“You’re touching on a very important point,” Iñárritu says. “Everyone complains about how homogenous film – and content, as they now call it – is getting. Everything’s shot with the same grammatical language. But a film isn’t necessarily to tell a story. A film can express a feeling, a dream, an emotion, a sensorial atmosphere that can transport you, not necessarily with storytelling. And when that happens, they complain.”

In an LA Times interview, Iñárritu implied that if he wasn’t Mexican, certain critics wouldn’t be so quick to call him “pretentious”. However, today, he’s reluctant to comment further. “In the end, people have the right to like it or not,” he says. “That’s great. That has to happen. It’s not for everybody.”

He does take umbrage, though, with accusations that Bardo is “self-indulgent” or “arrogant”. “It was a very vulnerable and fragile way to open myself up. It’s my wounds, not my power. It’s my insecurities. The things I have fucked up… If that’s considered narcissistic, then I welcome that. I invite everybody to talk about themselves.”

I bring up Robert Downey Jr’s interview with the Guardian in 2015. In response to Iñárritu calling superhero movies “cultural genocide”, Downey Jr. quipped, “For a man whose native tongue is Spanish, to be able to put together a phrase like ‘cultural genocide’ just speaks to how bright he is.” In 2022, a public figure – including journalists – wouldn’t make that statement, but perhaps their racism is expressed more subtly?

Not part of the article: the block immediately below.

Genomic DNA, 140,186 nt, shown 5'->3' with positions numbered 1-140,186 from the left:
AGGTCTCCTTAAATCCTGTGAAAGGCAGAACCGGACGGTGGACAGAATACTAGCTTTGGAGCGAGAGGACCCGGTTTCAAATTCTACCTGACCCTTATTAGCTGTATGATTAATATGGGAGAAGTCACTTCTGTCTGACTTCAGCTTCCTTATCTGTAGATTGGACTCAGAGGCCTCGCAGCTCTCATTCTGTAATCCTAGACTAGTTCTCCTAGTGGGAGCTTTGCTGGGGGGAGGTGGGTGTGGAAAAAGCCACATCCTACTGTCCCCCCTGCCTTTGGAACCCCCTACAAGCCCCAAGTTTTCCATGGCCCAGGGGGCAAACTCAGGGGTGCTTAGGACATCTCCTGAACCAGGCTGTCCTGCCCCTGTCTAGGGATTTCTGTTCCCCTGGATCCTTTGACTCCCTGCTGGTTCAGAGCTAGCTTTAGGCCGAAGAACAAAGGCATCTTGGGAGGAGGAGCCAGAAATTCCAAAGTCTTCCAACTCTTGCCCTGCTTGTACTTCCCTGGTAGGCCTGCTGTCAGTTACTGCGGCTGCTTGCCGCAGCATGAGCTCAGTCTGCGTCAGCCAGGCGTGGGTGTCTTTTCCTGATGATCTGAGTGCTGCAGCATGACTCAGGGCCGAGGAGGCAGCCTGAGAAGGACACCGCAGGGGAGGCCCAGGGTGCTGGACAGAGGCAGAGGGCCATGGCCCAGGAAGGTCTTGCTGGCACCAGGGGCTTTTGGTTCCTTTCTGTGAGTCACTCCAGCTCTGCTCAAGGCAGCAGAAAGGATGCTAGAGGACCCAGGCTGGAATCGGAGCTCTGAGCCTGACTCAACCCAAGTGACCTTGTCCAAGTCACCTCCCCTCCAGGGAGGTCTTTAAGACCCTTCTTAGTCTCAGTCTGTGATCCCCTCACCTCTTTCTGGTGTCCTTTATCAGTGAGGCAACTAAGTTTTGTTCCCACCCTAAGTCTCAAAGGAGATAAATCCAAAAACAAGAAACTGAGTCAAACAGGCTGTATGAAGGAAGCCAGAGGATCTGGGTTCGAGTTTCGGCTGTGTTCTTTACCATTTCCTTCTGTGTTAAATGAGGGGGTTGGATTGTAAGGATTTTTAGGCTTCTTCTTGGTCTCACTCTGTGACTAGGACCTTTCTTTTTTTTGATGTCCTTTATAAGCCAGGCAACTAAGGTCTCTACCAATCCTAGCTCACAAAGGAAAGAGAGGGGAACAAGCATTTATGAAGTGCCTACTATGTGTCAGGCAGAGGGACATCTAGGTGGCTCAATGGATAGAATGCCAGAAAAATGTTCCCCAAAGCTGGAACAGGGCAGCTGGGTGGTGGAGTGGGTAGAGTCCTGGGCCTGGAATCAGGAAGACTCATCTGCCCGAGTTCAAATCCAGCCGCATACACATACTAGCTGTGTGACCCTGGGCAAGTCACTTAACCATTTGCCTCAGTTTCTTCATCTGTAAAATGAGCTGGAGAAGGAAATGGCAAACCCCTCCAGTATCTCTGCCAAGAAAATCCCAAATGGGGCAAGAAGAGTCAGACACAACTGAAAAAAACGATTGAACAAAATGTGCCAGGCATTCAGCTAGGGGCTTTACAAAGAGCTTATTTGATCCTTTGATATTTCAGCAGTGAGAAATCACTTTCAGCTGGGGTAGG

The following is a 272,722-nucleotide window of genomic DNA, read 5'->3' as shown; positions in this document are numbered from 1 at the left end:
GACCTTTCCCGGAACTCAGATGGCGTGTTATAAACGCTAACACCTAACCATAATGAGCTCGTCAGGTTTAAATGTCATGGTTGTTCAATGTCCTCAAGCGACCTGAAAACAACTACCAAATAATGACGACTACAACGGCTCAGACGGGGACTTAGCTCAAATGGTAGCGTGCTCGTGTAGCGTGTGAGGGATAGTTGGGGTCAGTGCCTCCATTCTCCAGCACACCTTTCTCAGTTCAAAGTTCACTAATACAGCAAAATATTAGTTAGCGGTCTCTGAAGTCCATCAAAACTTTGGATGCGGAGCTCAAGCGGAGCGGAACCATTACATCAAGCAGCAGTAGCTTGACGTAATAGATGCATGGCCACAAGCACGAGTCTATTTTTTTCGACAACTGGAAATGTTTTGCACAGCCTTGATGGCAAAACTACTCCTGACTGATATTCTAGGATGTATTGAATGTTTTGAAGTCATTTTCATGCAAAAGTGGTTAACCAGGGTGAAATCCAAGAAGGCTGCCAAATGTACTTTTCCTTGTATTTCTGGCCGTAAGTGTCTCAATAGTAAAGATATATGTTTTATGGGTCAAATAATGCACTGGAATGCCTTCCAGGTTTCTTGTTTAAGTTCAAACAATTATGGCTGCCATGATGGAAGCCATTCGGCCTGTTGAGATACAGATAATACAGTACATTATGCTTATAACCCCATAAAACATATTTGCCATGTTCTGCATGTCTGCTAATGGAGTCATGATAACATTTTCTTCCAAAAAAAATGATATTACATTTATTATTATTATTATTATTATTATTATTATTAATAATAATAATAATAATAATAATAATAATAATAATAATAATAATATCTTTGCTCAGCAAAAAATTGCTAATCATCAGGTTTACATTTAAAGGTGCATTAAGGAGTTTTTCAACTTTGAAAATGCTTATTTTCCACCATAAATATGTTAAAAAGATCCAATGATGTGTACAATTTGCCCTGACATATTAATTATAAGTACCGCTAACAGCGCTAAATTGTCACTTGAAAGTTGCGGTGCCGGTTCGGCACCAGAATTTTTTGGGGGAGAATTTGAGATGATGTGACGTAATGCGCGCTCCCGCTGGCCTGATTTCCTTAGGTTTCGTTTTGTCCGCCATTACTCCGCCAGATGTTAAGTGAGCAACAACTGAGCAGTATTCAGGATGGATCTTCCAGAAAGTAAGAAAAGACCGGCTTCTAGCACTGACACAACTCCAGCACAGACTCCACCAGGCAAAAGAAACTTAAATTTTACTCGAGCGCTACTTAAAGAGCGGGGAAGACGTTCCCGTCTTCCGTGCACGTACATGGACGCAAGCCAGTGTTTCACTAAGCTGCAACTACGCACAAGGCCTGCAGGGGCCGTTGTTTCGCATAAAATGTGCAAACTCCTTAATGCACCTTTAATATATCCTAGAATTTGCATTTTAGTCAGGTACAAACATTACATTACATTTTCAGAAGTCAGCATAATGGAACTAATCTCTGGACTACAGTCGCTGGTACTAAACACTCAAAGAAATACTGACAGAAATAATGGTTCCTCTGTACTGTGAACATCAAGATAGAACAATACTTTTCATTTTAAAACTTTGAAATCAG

Again, Iñárritu wants to avoid the subject, except for noting “the accusation of racism was taken out of context”. Instead, he says, “The film is extraordinarily Mexican. It comes from a huge culture of painting, music, the maximalist way we express ourselves, the great writers who explored intimate autofiction with no rules, no structure. The film has a lot of humour. I’m harsher with myself than anybody else. It’s the culture I come from.

“If you want to put that in your conception of what ‘it should be’, that can become a problem. But it’s not the problem of the film. It’s the limit of knowledge of certain people. Which I understand. But some accusations were completely outrageous and don’t have any place when you review a film. The personal things are like: ‘Wait a minute, how do you know me?’”

Even though the interview has overrun, Iñárritu stops me before I leave: he wants to know my thoughts on the film, primarily if I related to Silverio’s children. I tell him that, yes, I connected to its abstract depiction of displacement. “That’s important,” he says. “It’s a weird thing to convey to anybody that has never had those problems.”

Bardo is out in UK cinemas on November 18, and will stream on Netflix from December 16